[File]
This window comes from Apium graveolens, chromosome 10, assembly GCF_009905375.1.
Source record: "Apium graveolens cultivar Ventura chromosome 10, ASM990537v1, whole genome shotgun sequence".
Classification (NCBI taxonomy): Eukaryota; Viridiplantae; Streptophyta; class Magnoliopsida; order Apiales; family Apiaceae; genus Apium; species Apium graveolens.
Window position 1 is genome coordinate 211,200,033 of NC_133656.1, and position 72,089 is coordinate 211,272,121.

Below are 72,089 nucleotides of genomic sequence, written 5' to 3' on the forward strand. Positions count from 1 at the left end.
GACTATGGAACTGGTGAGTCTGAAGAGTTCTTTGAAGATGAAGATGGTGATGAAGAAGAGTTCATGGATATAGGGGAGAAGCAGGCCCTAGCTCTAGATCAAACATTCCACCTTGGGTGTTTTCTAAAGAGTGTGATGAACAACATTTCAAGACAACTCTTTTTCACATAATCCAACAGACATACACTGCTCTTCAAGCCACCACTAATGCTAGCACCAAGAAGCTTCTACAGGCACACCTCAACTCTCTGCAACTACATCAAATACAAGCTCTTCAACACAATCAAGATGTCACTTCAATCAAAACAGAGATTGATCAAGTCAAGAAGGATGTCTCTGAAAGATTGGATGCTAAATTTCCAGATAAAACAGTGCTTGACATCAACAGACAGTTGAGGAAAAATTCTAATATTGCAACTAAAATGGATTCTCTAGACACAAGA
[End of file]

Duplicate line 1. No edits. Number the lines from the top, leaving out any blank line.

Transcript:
This window comes from Apium graveolens, chromosome 10, assembly GCF_009905375.1.